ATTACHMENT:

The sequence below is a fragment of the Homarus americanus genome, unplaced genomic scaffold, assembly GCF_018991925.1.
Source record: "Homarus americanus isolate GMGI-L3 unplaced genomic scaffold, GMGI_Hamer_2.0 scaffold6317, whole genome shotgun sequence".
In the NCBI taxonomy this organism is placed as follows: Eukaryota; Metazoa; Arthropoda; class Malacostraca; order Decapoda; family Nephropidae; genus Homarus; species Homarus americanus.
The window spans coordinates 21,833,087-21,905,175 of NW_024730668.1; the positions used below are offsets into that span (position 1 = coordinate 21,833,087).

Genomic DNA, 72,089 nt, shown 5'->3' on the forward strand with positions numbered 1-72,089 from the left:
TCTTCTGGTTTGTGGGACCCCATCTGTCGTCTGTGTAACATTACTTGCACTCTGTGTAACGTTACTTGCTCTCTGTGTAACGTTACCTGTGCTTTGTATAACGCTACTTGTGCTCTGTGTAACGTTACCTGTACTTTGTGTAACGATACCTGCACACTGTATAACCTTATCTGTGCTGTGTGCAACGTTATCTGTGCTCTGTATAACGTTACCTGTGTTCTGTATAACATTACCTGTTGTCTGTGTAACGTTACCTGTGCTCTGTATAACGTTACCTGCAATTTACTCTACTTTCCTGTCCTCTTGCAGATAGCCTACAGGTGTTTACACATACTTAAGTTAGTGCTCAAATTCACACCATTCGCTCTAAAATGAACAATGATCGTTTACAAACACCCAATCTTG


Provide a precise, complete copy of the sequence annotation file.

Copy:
The sequence below is a fragment of the Homarus americanus genome, unplaced genomic scaffold, assembly GCF_018991925.1.
Source record: "Homarus americanus isolate GMGI-L3 unplaced genomic scaffold, GMGI_Hamer_2.0 scaffold6317, whole genome shotgun sequence".
In the NCBI taxonomy this organism is placed as follows: Eukaryota; Metazoa; Arthropoda; class Malacostraca; order Decapoda; family Nephropidae; genus Homarus; species Homarus americanus.
The window spans coordinates 21,833,087-21,905,175 of NW_024730668.1; the positions used below are offsets into that span (position 1 = coordinate 21,833,087).

Genomic DNA, 72,089 nt, shown 5'->3' on the forward strand with positions numbered 1-72,089 from the left:
TCTTCTGGTTTGTGGGACCCCATCTGTCGTCTGTGTAACATTACTTGCACTCTGTGTAACGTTACTTGCTCTCTGTGTAACGTTACCTGTGCTTTGTATAACGCTACTTGTGCTCTGTGTAACGTTACCTGTACTTTGTGTAACGATACCTGCACACTGTATAACCTTATCTGTGCTGTGTGCAACGTTATCTGTGCTCTGTATAACGTTACCTGTGTTCTGTATAACATTACCTGTTGTCTGTGTAACGTTACCTGTGCTCTGTATAACGTTACCTGCAATTTACTCTACTTTCCTGTCCTCTTGCAGATAGCCTACAGGTGTTTACACATACTTAAGTTAGTGCTCAAATTCACACCATTCGCTCTAAAATGAACAATGATCGTTTACAAACACCCAATCTTG